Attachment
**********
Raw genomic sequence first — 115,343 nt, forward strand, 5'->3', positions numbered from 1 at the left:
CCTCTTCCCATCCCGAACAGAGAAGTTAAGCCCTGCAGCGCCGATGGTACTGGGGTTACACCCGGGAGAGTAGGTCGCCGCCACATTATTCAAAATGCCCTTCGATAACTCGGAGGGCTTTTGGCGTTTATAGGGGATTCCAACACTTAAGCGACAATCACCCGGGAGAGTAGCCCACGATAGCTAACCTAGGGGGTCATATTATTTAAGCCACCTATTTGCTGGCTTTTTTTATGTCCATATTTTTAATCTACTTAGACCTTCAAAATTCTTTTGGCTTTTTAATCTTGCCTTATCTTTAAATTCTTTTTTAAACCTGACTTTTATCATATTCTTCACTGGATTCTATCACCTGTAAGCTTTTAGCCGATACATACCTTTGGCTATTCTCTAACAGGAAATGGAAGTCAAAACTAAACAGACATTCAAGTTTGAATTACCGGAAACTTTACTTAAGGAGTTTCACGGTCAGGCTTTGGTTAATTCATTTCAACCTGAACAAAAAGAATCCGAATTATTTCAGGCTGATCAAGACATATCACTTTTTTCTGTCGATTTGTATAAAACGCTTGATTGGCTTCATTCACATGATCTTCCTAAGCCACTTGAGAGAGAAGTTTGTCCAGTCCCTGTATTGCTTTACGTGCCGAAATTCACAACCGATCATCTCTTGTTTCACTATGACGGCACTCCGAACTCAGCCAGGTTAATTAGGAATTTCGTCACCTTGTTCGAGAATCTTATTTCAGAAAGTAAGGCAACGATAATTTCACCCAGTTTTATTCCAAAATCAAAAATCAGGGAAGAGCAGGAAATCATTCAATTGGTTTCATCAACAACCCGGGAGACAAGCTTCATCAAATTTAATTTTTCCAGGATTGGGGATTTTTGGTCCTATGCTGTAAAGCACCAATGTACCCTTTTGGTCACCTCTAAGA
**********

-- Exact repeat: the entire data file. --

Raw genomic sequence first — 115,343 nt, forward strand, 5'->3', positions numbered from 1 at the left:
CCTCTTCCCATCCCGAACAGAGAAGTTAAGCCCTGCAGCGCCGATGGTACTGGGGTTACACCCGGGAGAGTAGGTCGCCGCCACATTATTCAAAATGCCCTTCGATAACTCGGAGGGCTTTTGGCGTTTATAGGGGATTCCAACACTTAAGCGACAATCACCCGGGAGAGTAGCCCACGATAGCTAACCTAGGGGGTCATATTATTTAAGCCACCTATTTGCTGGCTTTTTTTATGTCCATATTTTTAATCTACTTAGACCTTCAAAATTCTTTTGGCTTTTTAATCTTGCCTTATCTTTAAATTCTTTTTTAAACCTGACTTTTATCATATTCTTCACTGGATTCTATCACCTGTAAGCTTTTAGCCGATACATACCTTTGGCTATTCTCTAACAGGAAATGGAAGTCAAAACTAAACAGACATTCAAGTTTGAATTACCGGAAACTTTACTTAAGGAGTTTCACGGTCAGGCTTTGGTTAATTCATTTCAACCTGAACAAAAAGAATCCGAATTATTTCAGGCTGATCAAGACATATCACTTTTTTCTGTCGATTTGTATAAAACGCTTGATTGGCTTCATTCACATGATCTTCCTAAGCCACTTGAGAGAGAAGTTTGTCCAGTCCCTGTATTGCTTTACGTGCCGAAATTCACAACCGATCATCTCTTGTTTCACTATGACGGCACTCCGAACTCAGCCAGGTTAATTAGGAATTTCGTCACCTTGTTCGAGAATCTTATTTCAGAAAGTAAGGCAACGATAATTTCACCCAGTTTTATTCCAAAATCAAAAATCAGGGAAGAGCAGGAAATCATTCAATTGGTTTCATCAACAACCCGGGAGACAAGCTTCATCAAATTTAATTTTTCCAGGATTGGGGATTTTTGGTCCTATGCTGTAAAGCACCAATGTACCCTTTTGGTCACCTCTAAGA